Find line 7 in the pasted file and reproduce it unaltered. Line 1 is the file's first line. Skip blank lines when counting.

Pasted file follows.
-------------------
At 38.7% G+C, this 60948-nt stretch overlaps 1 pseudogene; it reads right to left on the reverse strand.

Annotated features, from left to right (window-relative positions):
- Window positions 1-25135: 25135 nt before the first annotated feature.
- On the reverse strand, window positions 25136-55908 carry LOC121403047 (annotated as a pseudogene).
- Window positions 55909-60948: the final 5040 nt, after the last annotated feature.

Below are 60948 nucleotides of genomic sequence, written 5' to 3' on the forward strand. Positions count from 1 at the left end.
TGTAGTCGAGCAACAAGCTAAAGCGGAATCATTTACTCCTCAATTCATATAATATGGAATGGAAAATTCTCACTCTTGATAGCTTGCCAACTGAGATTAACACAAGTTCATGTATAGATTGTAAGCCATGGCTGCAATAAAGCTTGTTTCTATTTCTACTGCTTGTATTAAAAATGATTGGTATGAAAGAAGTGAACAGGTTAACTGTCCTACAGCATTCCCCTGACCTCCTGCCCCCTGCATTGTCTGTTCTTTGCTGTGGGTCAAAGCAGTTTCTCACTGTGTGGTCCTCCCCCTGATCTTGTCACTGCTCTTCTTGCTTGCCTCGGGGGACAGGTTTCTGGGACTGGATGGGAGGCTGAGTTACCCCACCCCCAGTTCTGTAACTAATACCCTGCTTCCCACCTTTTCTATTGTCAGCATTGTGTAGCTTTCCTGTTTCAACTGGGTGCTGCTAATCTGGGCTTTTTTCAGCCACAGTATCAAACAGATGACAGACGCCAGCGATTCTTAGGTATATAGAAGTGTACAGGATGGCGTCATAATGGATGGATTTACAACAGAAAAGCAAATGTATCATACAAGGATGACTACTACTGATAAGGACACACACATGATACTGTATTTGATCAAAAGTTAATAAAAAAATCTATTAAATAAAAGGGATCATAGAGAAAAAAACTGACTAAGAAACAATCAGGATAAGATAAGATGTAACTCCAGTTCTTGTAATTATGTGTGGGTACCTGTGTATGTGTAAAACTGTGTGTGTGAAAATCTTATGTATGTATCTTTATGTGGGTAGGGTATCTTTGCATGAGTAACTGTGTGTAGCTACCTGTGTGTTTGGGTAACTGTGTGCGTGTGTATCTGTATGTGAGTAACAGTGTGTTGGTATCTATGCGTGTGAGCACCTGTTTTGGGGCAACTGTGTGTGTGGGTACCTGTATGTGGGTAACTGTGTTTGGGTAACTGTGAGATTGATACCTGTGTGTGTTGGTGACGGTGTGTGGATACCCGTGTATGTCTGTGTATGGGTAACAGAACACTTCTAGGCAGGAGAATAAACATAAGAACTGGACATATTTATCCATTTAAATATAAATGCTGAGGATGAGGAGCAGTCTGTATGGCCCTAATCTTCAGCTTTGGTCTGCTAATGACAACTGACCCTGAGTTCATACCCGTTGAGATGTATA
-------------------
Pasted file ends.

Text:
TGTAGTCGAGCAACAAGCTAAAGCGGAATCATTTACTCCTCAATTCATATAATATGGAATGGAAAATTCTCACTCTTGATAGCTTGCCAACTGAGATTAACACAAGTTCATGTATAGATTGTAAGCCATGGCTGCAATAAAGCTTGTTTCTATTTCTACTGCTTGTATTAAAAATGATTGGTATGAAAGAAGTGAACAGGTTAACTGTCCTACAGCATTCCCCTGACCTCCTGCCCCCTGCATTGTCTGTTCTTTGCTGTGGGTCAAAGCAGTTTCTCACTGTGTGGTCCTCCCCCTGATCTTGTCACTGCTCTTCTTGCTTGCCTCGGGGGACAGGTTTCTGGGACTGGATGGGAGGCTGAGTTACCCCACCCCCAGTTCTGTAACTAATACCCTGCTTCCCACCTTTTCTATTGTCAGCATTGTGTAGCTTTCCTGTTTCAACTGGGTGCTGCTAATCTGGGCTTTTTTCAGCCACAGTATCAAACAGATGACAGACGCCAGCGATTCTTAGGTATATAGAAGTGTACAGGATGGCGTCATAATGGATGGATTTACAACAGAAAAGCAAATGTATCATACAAGGATGACTACTACTGATAAGGACACACACATGATACTGTATTTGATCAAAAGTTAATAAAAAAATCTATTAAATAAAAGGGATCATAGAGAAAAAAACTGACTAAGAAACAATCAGGATAAGATAAGATGTAACTCCAGTTCTTGTAATTATGTGTGGGTACCTGTGTATGTGTAAAACTGTGTGTGTGAAAATCTTATGTATGTATCTTTATGTGGGTAGGGTATCTTTGCATGAGTAACTGTGTGTAGCTACCTGTGTGTTTGGGTAACTGTGTGCGTGTGTATCTGTATGTGAGTAACAGTGTGTTGGTATCTATGCGTGTGAGCACCTGTTTTGGGGCAACTGTGTGTGTGGGTACCTGTATGTGGGTAACTGTGTTTGGGTAACTGTGAGATTGATACCTGTGTGTGTTGGTGACGGTGTGTGGATACCCGTGTATGTCTGTGTATGGGTAACAGAACACTTCTAGGCAGGAGAATAAACATAAGAACTGGACATATTTATCCATTTAAATATAAATGCTGAGGATGAGGAGCAGTCTGTATGGCCCTAATCTTCAGCTTTGGTCTGCTAATGACAACTGACCCTGAGTTCATACCCGTTGAGATGTATA